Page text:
Parashat Vayelekh

Quality Leaders

Moses and Joshua possessed leadership characteristics that we continue to look for in our leaders today.

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A good leader must know this own mind; he must be able to stand up for his views; and he also must be capable of changing his mind and of freeing himself from preconceived ideas. He must not be the type who declares: My mind is made up--don't confuse me with facts" (Pinchas H. Peli, Torah Today p. 186). Joshua, unlike Moses, who was punished for striking the rock in anger, was thoughtful and slow to act. Perhaps this is why God felt he possessed the traits needed to lead the Israelites into the Promised Land.

Rashi's comments about Joshua ring true, especially in today's politically charged environment about Israel where peoples' views differ greatly. A good leader must keep an open mind and be open to greater knowledge in order to help him or her reach a decision. A good leader must interact with the community and do what is best on the people's behalf--even if it's not always a "popular decision." A good leader may know that the tasks that lie ahead may not be easy but takes charge anyway because they are resolute in their purpose. God was with Joshua, as I believe God is with all leaders who are striving to do good.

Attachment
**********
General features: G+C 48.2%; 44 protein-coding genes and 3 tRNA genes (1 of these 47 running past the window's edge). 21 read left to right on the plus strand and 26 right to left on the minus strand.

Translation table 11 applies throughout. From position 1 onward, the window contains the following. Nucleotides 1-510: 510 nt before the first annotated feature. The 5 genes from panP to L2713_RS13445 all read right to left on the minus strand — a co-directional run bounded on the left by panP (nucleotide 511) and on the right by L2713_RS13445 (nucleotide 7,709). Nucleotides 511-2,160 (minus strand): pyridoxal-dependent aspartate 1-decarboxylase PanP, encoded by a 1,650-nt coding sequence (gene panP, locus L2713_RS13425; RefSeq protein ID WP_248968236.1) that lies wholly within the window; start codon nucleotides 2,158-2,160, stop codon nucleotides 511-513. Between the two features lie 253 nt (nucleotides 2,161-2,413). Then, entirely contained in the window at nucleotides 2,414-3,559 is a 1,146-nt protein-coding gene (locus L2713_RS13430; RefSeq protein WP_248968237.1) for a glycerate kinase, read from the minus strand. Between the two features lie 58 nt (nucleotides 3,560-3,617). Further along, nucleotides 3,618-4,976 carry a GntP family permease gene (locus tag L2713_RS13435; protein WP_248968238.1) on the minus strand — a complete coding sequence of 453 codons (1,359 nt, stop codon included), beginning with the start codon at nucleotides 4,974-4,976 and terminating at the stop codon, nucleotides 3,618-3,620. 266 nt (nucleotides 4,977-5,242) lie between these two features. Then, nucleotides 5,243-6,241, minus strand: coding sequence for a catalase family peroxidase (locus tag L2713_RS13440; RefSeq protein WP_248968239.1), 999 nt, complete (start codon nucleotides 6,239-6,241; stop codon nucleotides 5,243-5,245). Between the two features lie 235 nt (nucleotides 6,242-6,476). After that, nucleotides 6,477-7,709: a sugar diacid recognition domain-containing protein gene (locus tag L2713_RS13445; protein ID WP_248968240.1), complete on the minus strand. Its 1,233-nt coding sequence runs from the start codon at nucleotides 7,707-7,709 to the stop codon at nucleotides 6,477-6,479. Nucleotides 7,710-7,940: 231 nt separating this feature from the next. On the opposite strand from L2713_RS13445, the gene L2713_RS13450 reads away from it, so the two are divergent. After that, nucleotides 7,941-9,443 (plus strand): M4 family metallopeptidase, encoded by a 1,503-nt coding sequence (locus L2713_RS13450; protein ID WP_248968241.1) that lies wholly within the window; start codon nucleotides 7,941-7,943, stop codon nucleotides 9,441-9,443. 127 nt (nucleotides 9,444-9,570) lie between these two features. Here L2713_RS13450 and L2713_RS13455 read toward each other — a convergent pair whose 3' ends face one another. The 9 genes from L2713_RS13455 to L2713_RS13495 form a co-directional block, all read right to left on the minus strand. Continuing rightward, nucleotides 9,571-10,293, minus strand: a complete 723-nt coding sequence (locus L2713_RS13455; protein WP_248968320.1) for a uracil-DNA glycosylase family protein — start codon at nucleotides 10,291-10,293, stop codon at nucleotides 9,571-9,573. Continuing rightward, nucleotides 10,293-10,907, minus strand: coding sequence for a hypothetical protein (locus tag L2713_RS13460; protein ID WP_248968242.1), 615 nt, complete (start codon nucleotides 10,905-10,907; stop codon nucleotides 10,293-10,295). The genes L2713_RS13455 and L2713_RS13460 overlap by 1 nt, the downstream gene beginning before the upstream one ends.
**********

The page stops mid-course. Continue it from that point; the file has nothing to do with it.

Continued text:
Some synonyms for leadership are guardianship, guidance, stewardship, governorship and command. These words may define Moses and Joshua, but do they define our leaders today? Should we hold our present day leaders to the same standards we did these leaders of the past? The prominent figures in the Torah can serve as role models for today's leaders. It's important to choose our leaders wisely in hopes that they may resemble the leaders whose guidance has brought us to where we are today.

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Vicki Compter Lefkowitz

Vicki Compter Lefkowitz is the director of capital gifts and special initiatives at UJA-Federation of New York.